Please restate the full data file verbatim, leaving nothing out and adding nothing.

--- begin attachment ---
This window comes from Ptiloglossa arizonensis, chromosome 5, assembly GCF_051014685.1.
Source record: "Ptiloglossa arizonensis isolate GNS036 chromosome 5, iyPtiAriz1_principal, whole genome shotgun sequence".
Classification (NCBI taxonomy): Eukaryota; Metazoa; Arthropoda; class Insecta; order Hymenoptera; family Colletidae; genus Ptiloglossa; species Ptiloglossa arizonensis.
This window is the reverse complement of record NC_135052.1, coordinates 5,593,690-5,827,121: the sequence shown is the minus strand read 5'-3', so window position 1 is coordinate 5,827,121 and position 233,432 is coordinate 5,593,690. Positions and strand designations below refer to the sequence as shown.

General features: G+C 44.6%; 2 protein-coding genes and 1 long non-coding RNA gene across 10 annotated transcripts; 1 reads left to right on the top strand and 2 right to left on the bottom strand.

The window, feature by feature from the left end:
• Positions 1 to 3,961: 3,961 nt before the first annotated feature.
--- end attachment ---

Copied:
This window comes from Ptiloglossa arizonensis, chromosome 5, assembly GCF_051014685.1.
Source record: "Ptiloglossa arizonensis isolate GNS036 chromosome 5, iyPtiAriz1_principal, whole genome shotgun sequence".
Classification (NCBI taxonomy): Eukaryota; Metazoa; Arthropoda; class Insecta; order Hymenoptera; family Colletidae; genus Ptiloglossa; species Ptiloglossa arizonensis.
This window is the reverse complement of record NC_135052.1, coordinates 5,593,690-5,827,121: the sequence shown is the minus strand read 5'-3', so window position 1 is coordinate 5,827,121 and position 233,432 is coordinate 5,593,690. Positions and strand designations below refer to the sequence as shown.

General features: G+C 44.6%; 2 protein-coding genes and 1 long non-coding RNA gene across 10 annotated transcripts; 1 reads left to right on the top strand and 2 right to left on the bottom strand.

The window, feature by feature from the left end:
• Positions 1 to 3,961: 3,961 nt before the first annotated feature.